As this most strange and surreal of national moments has unfolded, voices of power and influence have constantly talked about national unity and shared feeling. The media are suddenly awash with “we” and “us”. All those flowers, flags and banners embody the same message: that whatever this country’s tensions and resentments, the United Kingdom remains exactly that. But, by a grim accident of timing, when politics resumes this week the biggest story will be about something that suggests the exact opposite: a government so unconcerned by the huge gaps that divide people and places that it is going to widen them even further.
Friday will see the much-trailed “fiscal event” in which the new chancellor, Kwasi Kwarteng, will outline the details of the government’s energy prize freeze and the tax cuts promised by Liz Truss in her campaign for the Tory leadership. The Resolution Foundation reckons that, on average, the richest tenth of households will benefit from these measures by about £4,700 a year, while the poorest tenth will receive £2,200. By way of adding insult to injury, towards the end of last week news broke of Kwarteng’s push to remove the existing cap on banker’s bonuses, a legacy of our membership of the EU. As with Truss’s hostility to an extended windfall tax on the big energy companies, here was more proof of her government’s key intention: to “go for growth” by privileging wealthy and powerful people and interests, in the hope that doing so might boost the UK’s output.
Clearly, that approach leaves little room for the jumble of policies, rhetoric and half-formed intentions known as levelling up. That agenda was ailing already: even as Boris Johnson continued to talk up some imagined rebalancing of Britain as his big mission, transport plans centred on the north of England were cancelled and cut, the Whitehall schemes that replaced EU funding for the regions of the UK turned out to be a shadow of what preceded them, and the long-awaited levelling up white paper was turned into a non-event by Rishi Sunak’s refusal to back it with any new public money. But in the wake of Johnson’s fall, levelling up has been sidelined even as a vague idea.
To no one’s great surprise, Truss’s first speech outside Downing Street made no mention of the term at all. The Department for Levelling Up, Housing and Communities is now the responsibility of the low-wattage Tory minister Simon Clarke. Out in the real world, the comparatively small-scale projects funded by £4.8bn of dedicated levelling up money are now threatened by rising inflation – and late last week, the Financial Times reported that among both local councils and Whitehall insiders, “there was no expectation of extra cash from central government”. So far, one of the few glimmers of thinking about regional inequality among Truss and her allies has been a fuzzy suggestion that “certain areas” will be turned into low-tax, deregulated enterprise zones – a reheated version of an old and failed idea, and a far cry from past levelling up promises of infrastructure, improved education and all the rest.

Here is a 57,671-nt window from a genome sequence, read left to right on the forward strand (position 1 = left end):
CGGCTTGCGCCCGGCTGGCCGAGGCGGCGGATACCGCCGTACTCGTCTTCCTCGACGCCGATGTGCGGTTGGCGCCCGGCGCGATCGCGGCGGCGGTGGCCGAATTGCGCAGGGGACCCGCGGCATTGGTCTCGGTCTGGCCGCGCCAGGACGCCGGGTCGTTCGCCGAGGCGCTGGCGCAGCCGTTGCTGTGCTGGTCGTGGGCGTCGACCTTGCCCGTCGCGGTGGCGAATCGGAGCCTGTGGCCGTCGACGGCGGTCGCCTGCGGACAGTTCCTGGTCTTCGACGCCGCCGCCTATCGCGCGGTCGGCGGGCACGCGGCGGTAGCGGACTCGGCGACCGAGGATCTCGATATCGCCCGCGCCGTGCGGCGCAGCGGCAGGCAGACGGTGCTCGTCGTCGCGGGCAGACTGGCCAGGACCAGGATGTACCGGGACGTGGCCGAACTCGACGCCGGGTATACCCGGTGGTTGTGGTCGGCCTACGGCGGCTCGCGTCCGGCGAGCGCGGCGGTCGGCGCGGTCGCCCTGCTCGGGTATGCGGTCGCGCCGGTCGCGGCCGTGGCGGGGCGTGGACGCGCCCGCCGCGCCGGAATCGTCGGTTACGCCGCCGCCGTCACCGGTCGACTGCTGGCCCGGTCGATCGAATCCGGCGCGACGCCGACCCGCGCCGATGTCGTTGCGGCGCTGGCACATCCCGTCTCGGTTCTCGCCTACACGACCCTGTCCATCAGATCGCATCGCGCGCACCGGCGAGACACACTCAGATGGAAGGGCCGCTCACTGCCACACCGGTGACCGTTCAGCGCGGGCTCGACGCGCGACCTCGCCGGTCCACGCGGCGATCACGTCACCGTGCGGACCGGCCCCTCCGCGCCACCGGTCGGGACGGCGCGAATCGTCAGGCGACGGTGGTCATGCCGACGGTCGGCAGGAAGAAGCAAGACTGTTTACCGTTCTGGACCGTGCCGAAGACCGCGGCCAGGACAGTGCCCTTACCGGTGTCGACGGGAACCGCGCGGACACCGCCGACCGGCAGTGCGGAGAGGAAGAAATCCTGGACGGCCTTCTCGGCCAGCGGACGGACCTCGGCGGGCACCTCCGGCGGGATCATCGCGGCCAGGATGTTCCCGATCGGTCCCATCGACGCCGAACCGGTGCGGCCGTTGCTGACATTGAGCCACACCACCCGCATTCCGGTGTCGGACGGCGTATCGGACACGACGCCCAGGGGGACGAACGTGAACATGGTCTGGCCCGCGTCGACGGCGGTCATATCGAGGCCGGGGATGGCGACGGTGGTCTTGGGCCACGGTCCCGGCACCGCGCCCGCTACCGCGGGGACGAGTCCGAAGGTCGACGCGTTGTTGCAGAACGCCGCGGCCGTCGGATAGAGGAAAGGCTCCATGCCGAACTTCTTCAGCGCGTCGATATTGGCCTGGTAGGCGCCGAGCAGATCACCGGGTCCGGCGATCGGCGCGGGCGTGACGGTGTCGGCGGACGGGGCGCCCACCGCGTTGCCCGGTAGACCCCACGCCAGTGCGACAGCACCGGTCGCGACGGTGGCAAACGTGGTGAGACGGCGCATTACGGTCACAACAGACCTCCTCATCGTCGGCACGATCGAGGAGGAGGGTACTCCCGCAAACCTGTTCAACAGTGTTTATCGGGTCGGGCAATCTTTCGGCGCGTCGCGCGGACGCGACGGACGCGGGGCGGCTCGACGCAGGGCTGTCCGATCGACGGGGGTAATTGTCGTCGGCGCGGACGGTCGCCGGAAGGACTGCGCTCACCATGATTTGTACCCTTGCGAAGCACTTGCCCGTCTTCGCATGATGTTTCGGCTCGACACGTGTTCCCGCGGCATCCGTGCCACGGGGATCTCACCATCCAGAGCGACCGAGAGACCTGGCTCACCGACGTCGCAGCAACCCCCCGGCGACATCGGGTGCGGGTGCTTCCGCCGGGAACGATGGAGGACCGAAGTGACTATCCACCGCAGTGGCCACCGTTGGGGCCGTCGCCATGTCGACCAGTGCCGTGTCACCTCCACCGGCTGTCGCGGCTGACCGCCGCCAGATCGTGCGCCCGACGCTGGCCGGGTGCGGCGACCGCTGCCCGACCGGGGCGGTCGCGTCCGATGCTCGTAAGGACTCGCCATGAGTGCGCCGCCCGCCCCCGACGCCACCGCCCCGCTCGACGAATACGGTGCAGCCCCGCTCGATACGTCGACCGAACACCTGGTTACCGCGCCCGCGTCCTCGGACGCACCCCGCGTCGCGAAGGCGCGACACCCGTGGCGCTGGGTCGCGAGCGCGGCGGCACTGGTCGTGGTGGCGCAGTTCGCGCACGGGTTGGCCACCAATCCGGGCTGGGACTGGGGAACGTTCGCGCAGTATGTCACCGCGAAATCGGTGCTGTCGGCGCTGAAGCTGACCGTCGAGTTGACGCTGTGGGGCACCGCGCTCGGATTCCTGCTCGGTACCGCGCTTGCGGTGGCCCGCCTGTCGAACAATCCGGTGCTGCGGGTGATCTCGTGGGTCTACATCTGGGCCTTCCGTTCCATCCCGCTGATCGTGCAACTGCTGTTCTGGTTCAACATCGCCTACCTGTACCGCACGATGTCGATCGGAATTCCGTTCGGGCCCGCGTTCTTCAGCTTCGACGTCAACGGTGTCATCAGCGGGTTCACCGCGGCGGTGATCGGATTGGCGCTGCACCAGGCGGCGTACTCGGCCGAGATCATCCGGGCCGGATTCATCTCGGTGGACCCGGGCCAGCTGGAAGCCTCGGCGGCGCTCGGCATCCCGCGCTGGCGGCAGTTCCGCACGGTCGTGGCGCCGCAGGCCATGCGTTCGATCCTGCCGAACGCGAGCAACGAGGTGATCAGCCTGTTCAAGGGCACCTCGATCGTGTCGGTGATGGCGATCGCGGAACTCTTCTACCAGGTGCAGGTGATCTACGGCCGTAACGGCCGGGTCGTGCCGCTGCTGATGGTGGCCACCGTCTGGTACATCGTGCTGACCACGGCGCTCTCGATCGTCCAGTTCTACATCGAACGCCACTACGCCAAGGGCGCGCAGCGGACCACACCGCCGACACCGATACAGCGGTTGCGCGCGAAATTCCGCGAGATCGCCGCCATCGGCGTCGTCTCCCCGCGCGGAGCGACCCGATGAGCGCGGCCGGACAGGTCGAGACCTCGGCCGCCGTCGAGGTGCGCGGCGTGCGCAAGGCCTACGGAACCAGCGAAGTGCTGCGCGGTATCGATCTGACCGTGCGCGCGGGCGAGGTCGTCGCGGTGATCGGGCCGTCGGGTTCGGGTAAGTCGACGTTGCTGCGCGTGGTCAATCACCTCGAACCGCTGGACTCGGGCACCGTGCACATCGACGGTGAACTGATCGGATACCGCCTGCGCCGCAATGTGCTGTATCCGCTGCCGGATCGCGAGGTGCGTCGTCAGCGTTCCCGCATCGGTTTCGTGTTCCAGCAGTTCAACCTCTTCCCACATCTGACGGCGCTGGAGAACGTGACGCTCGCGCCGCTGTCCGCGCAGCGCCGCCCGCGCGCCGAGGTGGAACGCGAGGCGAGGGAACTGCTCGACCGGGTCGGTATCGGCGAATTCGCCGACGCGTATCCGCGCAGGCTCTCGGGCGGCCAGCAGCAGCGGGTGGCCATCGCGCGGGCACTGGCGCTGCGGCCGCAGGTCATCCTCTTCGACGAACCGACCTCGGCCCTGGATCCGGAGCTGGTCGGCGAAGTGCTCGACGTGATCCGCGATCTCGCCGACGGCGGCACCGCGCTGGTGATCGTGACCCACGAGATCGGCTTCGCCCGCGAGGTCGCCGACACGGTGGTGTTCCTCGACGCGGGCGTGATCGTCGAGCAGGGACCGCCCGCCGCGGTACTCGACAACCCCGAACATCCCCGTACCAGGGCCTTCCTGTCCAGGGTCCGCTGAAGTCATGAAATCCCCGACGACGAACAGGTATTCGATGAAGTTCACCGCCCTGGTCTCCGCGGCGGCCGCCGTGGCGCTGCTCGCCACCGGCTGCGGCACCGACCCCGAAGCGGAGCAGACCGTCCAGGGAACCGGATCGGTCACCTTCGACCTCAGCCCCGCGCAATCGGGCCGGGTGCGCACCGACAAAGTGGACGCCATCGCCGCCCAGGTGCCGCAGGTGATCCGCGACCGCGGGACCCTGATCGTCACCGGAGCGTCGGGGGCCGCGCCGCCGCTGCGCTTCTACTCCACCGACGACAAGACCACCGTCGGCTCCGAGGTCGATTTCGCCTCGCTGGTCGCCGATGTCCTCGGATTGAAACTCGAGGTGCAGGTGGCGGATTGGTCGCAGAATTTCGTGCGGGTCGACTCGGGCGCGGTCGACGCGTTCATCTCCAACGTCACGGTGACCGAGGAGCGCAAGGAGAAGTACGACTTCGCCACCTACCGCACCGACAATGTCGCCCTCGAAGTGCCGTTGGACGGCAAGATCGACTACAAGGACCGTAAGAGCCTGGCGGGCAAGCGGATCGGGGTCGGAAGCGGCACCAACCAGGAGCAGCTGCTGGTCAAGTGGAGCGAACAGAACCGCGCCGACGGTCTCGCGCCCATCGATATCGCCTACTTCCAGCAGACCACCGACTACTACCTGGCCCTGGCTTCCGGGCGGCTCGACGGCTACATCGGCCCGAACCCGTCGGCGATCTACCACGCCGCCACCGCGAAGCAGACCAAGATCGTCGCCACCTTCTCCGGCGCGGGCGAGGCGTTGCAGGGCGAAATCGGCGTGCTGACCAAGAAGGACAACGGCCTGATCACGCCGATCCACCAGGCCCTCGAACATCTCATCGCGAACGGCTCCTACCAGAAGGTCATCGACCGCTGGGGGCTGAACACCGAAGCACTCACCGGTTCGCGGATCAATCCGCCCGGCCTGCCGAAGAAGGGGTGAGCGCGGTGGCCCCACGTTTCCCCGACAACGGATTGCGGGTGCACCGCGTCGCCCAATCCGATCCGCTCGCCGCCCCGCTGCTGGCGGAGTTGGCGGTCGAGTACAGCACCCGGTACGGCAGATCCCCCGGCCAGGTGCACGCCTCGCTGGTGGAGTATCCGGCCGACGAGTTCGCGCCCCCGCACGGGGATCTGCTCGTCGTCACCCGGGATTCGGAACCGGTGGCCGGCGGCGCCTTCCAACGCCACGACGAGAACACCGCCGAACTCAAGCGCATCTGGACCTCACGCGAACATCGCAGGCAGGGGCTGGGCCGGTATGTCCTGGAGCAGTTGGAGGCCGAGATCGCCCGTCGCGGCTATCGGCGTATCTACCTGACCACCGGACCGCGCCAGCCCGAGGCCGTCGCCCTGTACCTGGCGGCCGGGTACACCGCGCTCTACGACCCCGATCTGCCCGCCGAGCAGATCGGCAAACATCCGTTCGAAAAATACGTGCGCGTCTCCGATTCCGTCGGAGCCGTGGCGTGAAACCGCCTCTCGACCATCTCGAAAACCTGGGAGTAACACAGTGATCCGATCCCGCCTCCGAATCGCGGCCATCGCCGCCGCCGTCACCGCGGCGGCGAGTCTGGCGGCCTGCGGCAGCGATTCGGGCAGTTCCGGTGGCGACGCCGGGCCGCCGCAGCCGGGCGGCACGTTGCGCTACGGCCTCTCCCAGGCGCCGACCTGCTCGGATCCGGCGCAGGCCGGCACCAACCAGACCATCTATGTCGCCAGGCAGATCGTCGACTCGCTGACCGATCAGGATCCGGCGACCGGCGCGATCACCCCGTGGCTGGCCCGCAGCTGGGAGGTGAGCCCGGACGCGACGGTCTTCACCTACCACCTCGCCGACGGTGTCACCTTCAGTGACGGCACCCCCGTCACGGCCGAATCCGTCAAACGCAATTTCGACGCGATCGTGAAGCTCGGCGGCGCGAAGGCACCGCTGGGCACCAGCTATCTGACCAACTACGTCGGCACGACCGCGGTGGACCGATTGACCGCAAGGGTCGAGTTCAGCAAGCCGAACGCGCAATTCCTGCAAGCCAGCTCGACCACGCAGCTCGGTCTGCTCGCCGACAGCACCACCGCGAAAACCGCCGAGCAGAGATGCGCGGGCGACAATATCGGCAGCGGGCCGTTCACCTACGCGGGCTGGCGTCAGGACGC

Under Johnson, levelling up’s failure could be put down to a lack of coherence and competence. But in Truss’s case, the sense of the idea hitting the wall is the result of ideological convictions highlighted in her first big TV interview. Four days before the Queen died, she appeared on the BBC’s new programme Sunday with Laura Kuenssberg, where she was asked by the host why she was prioritising tax cuts that would hugely benefit people at the top. Truss blithely conceded the point. “But to look at everything through the lens of redistribution, I believe, is wrong,” she continued. “Because what I am about is growing the economy, and growing the economy benefits everybody.”